Graduate Student Sylvie Thode on “Why do we do what we do in criticism, and how do we do it?”

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February 22, 2024

Sylvie Thode is a graduate student for the English department, whose work focuses on gender and sexuality studies, textual criticism, and drama. After having Sylvie as my graduate student instructor for a course on Shakespeare and talking with her about her research, I realized she would be an amazing addition to our column, as her work centers literary studies, but is highly informed by other disciplines within the Arts and Humanities. 

Firstly, I would love to hear more about how you chose to pursue a graduate degree in English, and what your research currently focuses on. 

I first started thinking about grad school in my junior and senior years of college. Where I went to undergrad, students do long research papers as upperclassmen: we had a thirty-page research paper as juniors and then a hundred-plus-page senior thesis. It was a big part of our undergraduate education. I found that, as I was working on those, I really loved digging into long-term research. By the time I finished my thesis, I didn’t want to stop—I still had so many questions open in my mind that I felt I hadn’t had the time to answer yet, and I felt like grad school would be a good place to start thinking about those things more. 

I also have always liked teaching. I taught middle-school after school throughout college, and I felt like I would really enjoy the teaching aspect of grad school. Grad school is really composed of two main things: one is your own research, and one is teaching. I felt like I wanted to do more of both, so that was that. I was also really lucky in undergrad that I had a couple of mentors who really encouraged me to apply to grad school, and they convinced me that I would be a good fit for it. 

As for my research, I work on poetry and poetics, with particular focus on poetry from the HIV/AIDS crisis. In addition to the poetry, I think about the state of literary criticism and literary theory in that time as well. Beginning in the late ’80s, and following the work of people like the queer theorist Eve Sedgwick, literary criticism started to take a very self-reflexive look at itself, and ask, “Why do we do what we do in criticism, and how do we do it?” Many of those questions came out of queer theory, and, I would argue, out of the world historical crisis of HIV/AIDS. Part of my project going forward is going to be to trace the interrelation of those three things–literary criticism, HIV, and poetry–at that particular point in history, and think about some of its lingering effects now in criticism.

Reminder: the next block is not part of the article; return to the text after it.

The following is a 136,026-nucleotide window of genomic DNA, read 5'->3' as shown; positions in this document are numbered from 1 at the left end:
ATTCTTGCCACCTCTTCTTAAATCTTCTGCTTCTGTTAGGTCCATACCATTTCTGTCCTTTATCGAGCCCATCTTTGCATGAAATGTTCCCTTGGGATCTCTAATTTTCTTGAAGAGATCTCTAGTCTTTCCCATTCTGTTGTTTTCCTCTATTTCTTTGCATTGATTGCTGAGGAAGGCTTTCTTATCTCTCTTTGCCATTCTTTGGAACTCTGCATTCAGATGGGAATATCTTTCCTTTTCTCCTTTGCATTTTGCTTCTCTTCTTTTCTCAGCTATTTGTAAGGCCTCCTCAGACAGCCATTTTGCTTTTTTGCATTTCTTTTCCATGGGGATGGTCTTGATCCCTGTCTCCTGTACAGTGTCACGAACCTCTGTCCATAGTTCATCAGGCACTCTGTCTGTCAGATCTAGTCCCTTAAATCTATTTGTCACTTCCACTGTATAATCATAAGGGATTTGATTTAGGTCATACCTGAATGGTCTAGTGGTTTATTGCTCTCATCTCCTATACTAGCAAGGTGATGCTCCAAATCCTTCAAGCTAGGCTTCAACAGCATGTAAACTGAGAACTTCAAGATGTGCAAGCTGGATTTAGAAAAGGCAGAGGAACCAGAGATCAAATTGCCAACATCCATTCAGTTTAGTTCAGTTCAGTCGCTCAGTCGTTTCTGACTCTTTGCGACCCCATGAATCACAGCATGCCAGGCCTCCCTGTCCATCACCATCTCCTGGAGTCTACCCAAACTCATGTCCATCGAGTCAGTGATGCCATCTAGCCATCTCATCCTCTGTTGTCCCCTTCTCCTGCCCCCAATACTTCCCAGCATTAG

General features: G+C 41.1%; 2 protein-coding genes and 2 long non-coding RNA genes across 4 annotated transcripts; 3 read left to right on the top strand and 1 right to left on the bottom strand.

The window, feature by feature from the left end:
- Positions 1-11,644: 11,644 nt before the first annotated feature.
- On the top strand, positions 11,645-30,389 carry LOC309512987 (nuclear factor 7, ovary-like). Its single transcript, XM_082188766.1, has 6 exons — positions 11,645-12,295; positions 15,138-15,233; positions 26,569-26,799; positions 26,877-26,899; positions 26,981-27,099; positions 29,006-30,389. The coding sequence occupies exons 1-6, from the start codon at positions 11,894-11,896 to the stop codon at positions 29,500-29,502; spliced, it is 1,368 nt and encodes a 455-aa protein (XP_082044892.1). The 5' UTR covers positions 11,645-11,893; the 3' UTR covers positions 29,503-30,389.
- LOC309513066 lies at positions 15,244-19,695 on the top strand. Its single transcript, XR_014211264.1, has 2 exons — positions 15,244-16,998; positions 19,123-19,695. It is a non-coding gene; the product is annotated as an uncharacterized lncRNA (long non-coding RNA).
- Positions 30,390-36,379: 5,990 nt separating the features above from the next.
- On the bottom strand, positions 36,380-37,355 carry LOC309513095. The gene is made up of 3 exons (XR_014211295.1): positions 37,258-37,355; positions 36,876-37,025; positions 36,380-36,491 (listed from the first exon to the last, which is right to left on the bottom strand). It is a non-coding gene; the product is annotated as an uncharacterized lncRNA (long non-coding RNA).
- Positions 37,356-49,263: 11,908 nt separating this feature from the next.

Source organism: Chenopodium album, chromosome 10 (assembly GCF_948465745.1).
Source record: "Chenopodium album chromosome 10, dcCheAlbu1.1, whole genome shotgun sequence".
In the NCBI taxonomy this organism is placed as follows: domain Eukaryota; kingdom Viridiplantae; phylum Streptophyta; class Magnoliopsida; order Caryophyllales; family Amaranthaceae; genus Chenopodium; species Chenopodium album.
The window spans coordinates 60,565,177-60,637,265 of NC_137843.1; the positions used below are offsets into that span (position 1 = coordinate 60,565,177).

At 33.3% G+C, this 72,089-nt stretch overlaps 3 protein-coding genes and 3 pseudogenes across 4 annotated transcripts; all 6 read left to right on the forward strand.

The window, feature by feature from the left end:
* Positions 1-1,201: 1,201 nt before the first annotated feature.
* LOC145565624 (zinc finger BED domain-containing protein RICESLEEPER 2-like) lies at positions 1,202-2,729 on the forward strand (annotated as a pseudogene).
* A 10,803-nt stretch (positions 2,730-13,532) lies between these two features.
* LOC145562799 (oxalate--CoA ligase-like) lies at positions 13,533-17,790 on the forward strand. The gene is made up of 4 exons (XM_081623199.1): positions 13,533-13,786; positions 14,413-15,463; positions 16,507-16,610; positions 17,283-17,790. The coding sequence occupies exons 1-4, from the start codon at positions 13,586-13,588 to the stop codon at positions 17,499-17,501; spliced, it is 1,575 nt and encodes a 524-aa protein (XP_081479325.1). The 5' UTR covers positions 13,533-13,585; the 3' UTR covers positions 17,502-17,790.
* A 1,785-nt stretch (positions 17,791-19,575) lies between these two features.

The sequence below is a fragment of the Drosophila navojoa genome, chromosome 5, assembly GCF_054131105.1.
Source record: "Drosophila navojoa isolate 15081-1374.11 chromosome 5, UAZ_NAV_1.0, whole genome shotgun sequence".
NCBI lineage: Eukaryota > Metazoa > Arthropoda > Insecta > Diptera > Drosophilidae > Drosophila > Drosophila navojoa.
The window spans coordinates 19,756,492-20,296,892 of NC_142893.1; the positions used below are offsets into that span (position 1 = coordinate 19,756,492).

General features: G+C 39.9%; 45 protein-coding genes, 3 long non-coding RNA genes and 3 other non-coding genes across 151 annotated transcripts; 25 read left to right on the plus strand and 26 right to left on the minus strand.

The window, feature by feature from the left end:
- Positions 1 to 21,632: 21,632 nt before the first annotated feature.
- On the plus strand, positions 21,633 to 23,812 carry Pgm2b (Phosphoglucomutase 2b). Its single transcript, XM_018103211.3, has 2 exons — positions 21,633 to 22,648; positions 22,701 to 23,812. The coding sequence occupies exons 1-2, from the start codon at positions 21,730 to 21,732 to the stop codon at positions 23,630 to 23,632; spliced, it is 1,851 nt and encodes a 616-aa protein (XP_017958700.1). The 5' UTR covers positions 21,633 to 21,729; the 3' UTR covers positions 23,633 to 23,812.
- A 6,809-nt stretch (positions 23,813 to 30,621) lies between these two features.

You once told me a big part of what you study is the method wars. Can you tell me a little more about what the method wars were? 

So, the method wars is a term that I would problematize a bit actually, but I’ll come to that in a second. The term refers to a period in criticism from roughly 1997–2017, in which critics were thinking really explicitly about something I mentioned earlier: What is it that we do when we do criticism, and what are the methods we use? Some people were arguing that the methods of criticism that were dominant at the time were too aggressive in how they sought to expose, or see beneath, or break open a text. Those people sought to offer a new kind of criticism: one that was more reparative, to use Sedgwick’s word, and focused on description and attention, rather than deconstructing and exposing a text. That’s a broad summary of what’s at stake in the method conversations. 

In my view, and in the view of a couple of other people, like the scholars David Kurnick and John Guillory, a lot of the discussion around method isn’t really about scholarly ‘method’ per say, but about affect. It’s about how we feel about ourselves as critics, and how we feel about the texts that we study. How do we understand our attachments to literary objects—to the things we teach? How do we communicate those attachments to others? Are we defensive about that work? Do we champion that work? Those are some of the questions at stake in some of the recent method conversations. 

Can you speak more on the role of multi- and inter-disciplinary study in your scholarship? I really couldn’t think through the questions of my research without the conceptual frameworks offered by queer theory, sexuality studies, et cetera. That said, I’m kind of only half-answering your question, because a lot of the queer theory I look at, which is the early stuff in the history of that field, actually comes out of literary study: it is written by literary critics. To say that it’s a different discipline is pushing it a little bit. At the same time, a lot of where queer theory is at now comes out of the social sciences, so maybe it’s a little bit more interdisciplinary there.